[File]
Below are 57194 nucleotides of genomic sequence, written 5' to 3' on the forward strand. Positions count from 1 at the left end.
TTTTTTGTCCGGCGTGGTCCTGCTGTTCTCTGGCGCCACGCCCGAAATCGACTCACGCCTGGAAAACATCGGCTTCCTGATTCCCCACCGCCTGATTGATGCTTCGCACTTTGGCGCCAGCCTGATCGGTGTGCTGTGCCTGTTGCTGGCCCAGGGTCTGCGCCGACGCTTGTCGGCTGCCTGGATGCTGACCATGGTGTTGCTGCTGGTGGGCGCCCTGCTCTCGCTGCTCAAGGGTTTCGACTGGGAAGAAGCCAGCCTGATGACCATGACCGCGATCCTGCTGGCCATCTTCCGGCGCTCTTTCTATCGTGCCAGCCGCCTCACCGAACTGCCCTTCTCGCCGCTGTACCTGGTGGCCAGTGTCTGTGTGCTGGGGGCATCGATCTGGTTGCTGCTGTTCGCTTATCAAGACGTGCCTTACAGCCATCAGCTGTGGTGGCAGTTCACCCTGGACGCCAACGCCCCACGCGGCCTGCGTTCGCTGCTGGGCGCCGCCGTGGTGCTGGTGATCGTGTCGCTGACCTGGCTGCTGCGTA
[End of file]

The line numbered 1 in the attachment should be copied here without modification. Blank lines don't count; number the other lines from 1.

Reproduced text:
Below are 57194 nucleotides of genomic sequence, written 5' to 3' on the forward strand. Positions count from 1 at the left end.